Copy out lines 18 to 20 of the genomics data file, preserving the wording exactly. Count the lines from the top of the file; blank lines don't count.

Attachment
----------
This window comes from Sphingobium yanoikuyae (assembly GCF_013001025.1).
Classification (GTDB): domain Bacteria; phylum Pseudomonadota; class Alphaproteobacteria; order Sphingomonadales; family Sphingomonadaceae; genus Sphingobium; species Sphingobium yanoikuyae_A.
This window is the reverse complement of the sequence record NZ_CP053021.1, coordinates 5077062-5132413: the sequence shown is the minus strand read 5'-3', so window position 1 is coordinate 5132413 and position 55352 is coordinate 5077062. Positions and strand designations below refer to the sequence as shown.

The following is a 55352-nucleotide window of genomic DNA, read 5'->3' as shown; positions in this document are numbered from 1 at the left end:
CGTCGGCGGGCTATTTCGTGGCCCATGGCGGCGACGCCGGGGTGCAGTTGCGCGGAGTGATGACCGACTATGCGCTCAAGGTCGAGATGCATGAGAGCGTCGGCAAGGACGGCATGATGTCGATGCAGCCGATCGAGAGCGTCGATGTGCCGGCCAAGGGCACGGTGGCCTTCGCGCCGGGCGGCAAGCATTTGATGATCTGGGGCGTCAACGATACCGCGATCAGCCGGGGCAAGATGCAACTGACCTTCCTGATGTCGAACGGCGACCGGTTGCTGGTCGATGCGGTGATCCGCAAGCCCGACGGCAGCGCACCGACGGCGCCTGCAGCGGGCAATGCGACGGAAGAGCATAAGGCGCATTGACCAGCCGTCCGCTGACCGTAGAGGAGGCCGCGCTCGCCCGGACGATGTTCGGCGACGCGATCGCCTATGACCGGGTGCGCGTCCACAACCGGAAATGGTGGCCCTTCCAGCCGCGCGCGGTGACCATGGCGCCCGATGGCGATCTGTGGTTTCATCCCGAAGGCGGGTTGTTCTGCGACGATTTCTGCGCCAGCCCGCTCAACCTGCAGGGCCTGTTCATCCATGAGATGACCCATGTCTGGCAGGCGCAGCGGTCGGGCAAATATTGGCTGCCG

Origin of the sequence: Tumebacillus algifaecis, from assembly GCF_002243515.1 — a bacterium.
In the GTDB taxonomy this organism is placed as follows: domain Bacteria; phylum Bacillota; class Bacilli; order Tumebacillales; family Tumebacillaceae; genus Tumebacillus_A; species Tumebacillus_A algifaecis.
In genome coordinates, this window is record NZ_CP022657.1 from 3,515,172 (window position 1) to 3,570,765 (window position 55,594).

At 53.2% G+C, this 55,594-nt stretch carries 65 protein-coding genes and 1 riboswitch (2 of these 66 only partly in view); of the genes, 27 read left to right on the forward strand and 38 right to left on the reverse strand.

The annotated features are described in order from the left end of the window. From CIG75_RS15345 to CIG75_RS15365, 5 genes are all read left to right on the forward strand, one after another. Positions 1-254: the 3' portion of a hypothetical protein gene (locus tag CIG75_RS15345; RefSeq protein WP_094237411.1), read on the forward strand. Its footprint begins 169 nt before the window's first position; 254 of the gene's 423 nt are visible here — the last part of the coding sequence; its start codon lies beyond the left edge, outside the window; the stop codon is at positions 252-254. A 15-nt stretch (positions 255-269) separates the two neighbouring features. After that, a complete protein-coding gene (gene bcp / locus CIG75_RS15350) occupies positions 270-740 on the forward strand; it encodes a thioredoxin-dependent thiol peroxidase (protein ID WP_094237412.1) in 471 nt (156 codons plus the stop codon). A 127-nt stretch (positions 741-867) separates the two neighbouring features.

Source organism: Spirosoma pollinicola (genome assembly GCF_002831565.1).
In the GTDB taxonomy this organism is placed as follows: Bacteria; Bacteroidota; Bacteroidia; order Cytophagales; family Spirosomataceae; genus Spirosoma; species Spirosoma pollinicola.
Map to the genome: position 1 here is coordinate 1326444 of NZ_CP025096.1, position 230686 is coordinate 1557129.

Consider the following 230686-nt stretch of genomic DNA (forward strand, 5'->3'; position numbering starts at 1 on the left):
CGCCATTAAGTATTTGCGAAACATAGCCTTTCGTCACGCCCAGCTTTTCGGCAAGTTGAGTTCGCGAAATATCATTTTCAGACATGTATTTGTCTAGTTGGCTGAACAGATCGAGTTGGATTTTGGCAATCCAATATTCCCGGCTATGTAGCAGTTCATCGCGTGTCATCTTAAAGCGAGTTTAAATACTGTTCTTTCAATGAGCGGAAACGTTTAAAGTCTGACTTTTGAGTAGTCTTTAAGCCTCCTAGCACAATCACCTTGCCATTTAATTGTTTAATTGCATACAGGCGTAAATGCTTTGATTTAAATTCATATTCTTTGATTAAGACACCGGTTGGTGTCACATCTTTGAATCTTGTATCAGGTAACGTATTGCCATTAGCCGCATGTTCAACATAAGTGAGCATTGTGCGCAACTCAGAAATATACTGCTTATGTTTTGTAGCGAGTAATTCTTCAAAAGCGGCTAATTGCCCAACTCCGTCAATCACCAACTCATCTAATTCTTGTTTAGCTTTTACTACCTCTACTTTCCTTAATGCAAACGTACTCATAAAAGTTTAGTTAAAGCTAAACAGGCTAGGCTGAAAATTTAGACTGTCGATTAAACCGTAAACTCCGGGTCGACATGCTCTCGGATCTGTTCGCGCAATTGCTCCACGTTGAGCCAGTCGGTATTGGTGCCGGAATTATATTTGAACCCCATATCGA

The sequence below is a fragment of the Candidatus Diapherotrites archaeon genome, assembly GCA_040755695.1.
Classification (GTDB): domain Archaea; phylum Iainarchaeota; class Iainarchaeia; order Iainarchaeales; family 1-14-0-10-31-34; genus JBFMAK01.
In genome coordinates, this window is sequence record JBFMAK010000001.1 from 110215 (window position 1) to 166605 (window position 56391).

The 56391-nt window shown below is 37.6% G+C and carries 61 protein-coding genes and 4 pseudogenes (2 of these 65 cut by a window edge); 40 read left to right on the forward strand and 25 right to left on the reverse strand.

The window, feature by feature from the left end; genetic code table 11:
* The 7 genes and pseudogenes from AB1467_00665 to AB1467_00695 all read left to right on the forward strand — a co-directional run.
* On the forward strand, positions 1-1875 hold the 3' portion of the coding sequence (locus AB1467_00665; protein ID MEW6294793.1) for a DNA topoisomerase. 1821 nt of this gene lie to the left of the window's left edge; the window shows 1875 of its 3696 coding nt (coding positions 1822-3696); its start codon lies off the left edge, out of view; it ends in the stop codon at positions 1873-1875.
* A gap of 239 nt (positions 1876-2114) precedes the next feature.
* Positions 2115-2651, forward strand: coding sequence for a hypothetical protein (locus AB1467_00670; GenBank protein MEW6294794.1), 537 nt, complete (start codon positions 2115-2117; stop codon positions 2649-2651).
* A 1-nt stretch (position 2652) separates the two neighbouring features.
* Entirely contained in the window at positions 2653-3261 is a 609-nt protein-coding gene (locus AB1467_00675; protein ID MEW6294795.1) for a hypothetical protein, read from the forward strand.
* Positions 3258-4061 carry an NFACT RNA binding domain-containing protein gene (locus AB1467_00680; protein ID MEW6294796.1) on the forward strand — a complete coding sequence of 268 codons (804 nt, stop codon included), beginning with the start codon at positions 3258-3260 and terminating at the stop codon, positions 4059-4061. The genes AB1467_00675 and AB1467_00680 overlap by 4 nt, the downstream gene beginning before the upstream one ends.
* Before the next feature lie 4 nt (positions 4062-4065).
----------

In genome coordinates, this window is sequence record JBFMAK010000001.1 from 110215 (window position 1) to 166605 (window position 56391).

The 56391-nt window shown below is 37.6% G+C and carries 61 protein-coding genes and 4 pseudogenes (2 of these 65 cut by a window edge); 40 read left to right on the forward strand and 25 right to left on the reverse strand.

The window, feature by feature from the left end; genetic code table 11: